Navy awards Aerovel Flexrotor contract to develop marine surveillance tech

Navy awards Aerovel Flexrotor contract to develop marine surveillance tech

The high seas and UAVs go together like -- well, they go together really well. The Navy's cooking up 3D laser imaging technology for spotting pirates and the like, but it will need some aircraft for the task. Right on cue, a helicopter / airplane hybrid for maritime surveillance is inching toward reality. Aerovel's Flexrotor, an ultra-compact craft with a wing span of three meters (9.8 feet) and a weight of just 19.2 kg (42.3 lb), has already been demonstrated to switch between horizontal and vertical flight, but the next step is enhancing its propulsion system to improve its performance for longer distances and in windier conditions. Today the Office of Naval Research (ONR) awarded the company a contract for developing that tech. For now, you can check out a video of the Flexrotor's first test flight, which demoes the UAV transitioning from vertical and horizontal orientation and back again.

Show full PR text

Get Your Rotor Runnin': ONR-sponsored Flexrotor Program Takes off for Next Phase

ARLINGTON, Va.-Part helicopter, part airplane, the Office of Naval
Research (ONR)-sponsored Flexrotor vertical takeoff and landing
unmanned aerial vehicle (UAV) enters the next development phase April
30 in delivering improved maritime surveillance capability.

The contract awarded today is for the flight controls component.
During this phase, Aerovel Corp. will advance Flexrotor's capability
with an upgraded propulsion system to transition from vertical to
cruising flight and to land in crosswinds and high winds. The
aircraft's first major milestone was in August 2011, when it
successfully transitioned from horizontal to vertical flight and back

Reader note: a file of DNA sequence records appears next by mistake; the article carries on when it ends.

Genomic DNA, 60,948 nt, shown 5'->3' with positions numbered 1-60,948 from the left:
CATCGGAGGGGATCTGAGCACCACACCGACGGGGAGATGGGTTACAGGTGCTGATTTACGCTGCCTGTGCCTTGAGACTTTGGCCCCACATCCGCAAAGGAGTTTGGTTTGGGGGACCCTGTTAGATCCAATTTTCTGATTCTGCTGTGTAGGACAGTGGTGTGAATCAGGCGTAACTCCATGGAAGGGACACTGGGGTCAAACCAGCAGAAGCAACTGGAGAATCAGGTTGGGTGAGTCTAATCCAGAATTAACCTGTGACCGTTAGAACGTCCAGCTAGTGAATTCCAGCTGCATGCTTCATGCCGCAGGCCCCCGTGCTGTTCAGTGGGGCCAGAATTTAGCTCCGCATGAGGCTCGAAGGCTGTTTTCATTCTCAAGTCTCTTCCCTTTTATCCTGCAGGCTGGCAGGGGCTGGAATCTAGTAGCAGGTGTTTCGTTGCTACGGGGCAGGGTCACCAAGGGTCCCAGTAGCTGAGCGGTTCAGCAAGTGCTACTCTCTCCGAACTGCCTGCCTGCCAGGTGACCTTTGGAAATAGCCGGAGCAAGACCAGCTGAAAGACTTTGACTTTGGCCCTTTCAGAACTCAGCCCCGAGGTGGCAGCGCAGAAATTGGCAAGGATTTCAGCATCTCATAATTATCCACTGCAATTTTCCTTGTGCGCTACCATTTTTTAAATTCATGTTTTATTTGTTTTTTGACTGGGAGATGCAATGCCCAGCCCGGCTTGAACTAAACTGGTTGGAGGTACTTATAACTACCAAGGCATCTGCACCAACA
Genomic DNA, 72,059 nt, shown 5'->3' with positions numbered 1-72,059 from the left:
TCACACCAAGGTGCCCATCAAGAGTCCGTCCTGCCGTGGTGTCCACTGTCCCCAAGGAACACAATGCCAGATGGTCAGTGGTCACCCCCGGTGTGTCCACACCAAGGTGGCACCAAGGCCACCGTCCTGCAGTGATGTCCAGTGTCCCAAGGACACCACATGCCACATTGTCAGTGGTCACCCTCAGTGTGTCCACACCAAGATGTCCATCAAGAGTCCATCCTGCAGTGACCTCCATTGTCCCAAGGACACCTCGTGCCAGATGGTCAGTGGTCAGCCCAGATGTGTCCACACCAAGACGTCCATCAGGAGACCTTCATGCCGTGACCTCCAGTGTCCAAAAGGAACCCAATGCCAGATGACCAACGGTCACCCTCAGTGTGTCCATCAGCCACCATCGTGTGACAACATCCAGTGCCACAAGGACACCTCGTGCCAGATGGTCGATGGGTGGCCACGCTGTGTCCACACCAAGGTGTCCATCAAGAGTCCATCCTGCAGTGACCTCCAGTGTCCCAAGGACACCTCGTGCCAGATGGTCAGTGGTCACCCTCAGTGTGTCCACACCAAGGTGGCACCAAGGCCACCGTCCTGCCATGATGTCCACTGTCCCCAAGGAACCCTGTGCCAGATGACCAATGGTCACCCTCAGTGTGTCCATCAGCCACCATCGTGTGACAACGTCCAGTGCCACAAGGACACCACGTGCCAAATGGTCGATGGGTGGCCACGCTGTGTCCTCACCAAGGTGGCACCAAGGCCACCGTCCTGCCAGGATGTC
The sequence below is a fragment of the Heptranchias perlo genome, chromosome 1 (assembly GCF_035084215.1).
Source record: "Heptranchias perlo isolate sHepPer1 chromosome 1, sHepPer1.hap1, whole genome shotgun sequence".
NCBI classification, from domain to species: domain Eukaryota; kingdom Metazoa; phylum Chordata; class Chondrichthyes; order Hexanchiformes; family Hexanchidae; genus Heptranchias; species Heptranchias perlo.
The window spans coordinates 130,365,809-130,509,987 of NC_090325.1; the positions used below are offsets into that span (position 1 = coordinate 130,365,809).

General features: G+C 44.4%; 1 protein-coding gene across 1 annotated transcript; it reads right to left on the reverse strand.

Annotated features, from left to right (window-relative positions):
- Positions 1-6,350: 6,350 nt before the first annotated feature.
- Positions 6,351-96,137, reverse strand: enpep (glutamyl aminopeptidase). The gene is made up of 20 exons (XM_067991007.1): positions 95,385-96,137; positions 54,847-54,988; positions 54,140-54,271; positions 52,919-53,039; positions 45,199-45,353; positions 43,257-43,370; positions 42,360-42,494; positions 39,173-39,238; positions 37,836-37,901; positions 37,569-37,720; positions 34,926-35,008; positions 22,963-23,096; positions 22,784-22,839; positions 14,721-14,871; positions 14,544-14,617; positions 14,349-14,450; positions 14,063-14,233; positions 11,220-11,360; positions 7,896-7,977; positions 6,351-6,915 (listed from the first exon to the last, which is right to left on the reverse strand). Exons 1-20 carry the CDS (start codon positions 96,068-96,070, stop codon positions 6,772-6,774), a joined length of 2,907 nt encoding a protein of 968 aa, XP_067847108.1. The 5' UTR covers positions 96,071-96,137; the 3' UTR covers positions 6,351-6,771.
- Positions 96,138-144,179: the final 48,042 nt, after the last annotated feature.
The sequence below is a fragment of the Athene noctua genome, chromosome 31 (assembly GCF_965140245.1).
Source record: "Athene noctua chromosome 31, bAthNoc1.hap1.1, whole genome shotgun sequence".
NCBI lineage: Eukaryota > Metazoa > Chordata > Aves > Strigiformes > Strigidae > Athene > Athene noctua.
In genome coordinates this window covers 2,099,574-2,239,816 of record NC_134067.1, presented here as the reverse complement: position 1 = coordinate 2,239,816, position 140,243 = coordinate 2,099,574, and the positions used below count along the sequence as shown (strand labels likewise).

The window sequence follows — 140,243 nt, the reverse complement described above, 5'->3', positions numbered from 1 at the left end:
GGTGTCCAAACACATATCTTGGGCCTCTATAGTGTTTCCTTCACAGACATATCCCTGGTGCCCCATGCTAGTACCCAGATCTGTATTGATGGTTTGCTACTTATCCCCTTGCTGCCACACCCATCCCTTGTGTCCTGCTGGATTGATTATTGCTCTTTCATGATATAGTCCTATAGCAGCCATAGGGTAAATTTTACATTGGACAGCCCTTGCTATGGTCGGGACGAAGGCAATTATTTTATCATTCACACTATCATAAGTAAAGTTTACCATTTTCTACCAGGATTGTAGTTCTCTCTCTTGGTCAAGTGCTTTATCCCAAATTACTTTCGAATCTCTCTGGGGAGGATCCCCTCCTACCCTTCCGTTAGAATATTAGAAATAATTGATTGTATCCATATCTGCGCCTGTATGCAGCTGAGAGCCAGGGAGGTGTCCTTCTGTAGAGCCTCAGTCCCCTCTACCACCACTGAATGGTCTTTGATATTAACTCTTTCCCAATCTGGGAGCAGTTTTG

The small UAV features a unique design. It has an oversized propeller
with helicopter-like controls for vertical takeoff and landing and the
wings of a conventional aircraft. The goal is that it will take off
vertically, cruise efficiently horizontally and then land vertically.

"With Flexrotor, the two biggest benefits to Sailors and Marines would
be the ability to do extended maritime surveillance from a ship, and
to do so with a small footprint," said John Kinzer, ONR program
officer for Air Vehicle Technology.

Taking up less than one-half the space needed by other UAVs, Flexrotor
would give Sailors compact, ship-launched, eye-in-the-sky capability.
Additionally, it could stay airborne for a longer period of time.
Thus, Flexrotor could help meet the Navy's perpetual need for more and
better maritime surveillance.

A vertical takeoff/landing craft requires a complex propulsion and
flight control system. The propeller needs to be big enough to provide
sufficient lift to take off vertically, yet small enough to be
efficient while in horizontal flight. The flight controls must provide
powerful and precise control in vertical takeoffs and landings and
efficient, low-drag control in forward flight. Perfecting both the
rotor and other flight capabilities requires a constant balancing act
among power, efficiency and weight, and this is what Tadd McGeer,
Flexrotor's inventor, is working out during phase II.

Since test flights to date have occurred with light winds, Aerovel
will begin testing in windy conditions, gradually increasing the
aircraft's operating envelope.

Another aspect of the program, sponsored by the Naval Air Warfare
Center Aircraft Division, is to develop an autonomous servicing
capability. Aerovel is creating an Automatic Servicing Platform that
would serve as launch and landing pad, as well as maintenance bay.
This could be useful when deploying the Flexrotor to remote areas, as
the aircraft could use this all-in-one hub without needing human

The platform could be beneficial for a special operations application
of remotely siting a UAV. "[The special ops personnel] like the idea
of not exposing where they are when they need to launch and recover
one," Kinzer said. "They could put it on a mountaintop somewhere and
just leave it to do surveillance." There are also potential
applications to Arctic surveillance and weather reporting for the Navy
and other organizations, such as National Oceanic and Atmospheric